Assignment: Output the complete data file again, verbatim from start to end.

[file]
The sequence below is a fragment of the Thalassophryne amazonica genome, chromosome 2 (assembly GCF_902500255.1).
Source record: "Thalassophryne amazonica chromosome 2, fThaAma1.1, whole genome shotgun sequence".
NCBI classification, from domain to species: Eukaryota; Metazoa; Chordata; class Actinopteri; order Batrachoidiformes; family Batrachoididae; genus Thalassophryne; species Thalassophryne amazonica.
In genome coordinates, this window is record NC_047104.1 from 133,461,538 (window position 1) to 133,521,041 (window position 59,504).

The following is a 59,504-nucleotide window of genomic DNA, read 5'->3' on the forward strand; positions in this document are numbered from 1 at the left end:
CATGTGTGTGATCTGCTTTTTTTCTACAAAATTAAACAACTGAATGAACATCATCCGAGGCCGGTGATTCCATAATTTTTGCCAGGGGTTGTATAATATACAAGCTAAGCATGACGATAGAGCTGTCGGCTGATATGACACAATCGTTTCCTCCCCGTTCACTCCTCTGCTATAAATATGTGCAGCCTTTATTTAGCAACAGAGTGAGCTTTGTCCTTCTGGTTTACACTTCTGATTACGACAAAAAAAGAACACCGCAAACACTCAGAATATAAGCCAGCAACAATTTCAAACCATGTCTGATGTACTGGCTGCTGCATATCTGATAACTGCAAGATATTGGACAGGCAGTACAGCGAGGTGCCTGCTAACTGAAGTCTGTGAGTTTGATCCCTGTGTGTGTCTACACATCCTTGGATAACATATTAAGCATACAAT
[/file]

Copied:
The sequence below is a fragment of the Thalassophryne amazonica genome, chromosome 2 (assembly GCF_902500255.1).
Source record: "Thalassophryne amazonica chromosome 2, fThaAma1.1, whole genome shotgun sequence".
NCBI classification, from domain to species: Eukaryota; Metazoa; Chordata; class Actinopteri; order Batrachoidiformes; family Batrachoididae; genus Thalassophryne; species Thalassophryne amazonica.
In genome coordinates, this window is record NC_047104.1 from 133,461,538 (window position 1) to 133,521,041 (window position 59,504).

The following is a 59,504-nucleotide window of genomic DNA, read 5'->3' on the forward strand; positions in this document are numbered from 1 at the left end:
CATGTGTGTGATCTGCTTTTTTTCTACAAAATTAAACAACTGAATGAACATCATCCGAGGCCGGTGATTCCATAATTTTTGCCAGGGGTTGTATAATATACAAGCTAAGCATGACGATAGAGCTGTCGGCTGATATGACACAATCGTTTCCTCCCCGTTCACTCCTCTGCTATAAATATGTGCAGCCTTTATTTAGCAACAGAGTGAGCTTTGTCCTTCTGGTTTACACTTCTGATTACGACAAAAAAAGAACACCGCAAACACTCAGAATATAAGCCAGCAACAATTTCAAACCATGTCTGATGTACTGGCTGCTGCATATCTGATAACTGCAAGATATTGGACAGGCAGTACAGCGAGGTGCCTGCTAACTGAAGTCTGTGAGTTTGATCCCTGTGTGTGTCTACACATCCTTGGATAACATATTAAGCATACAAT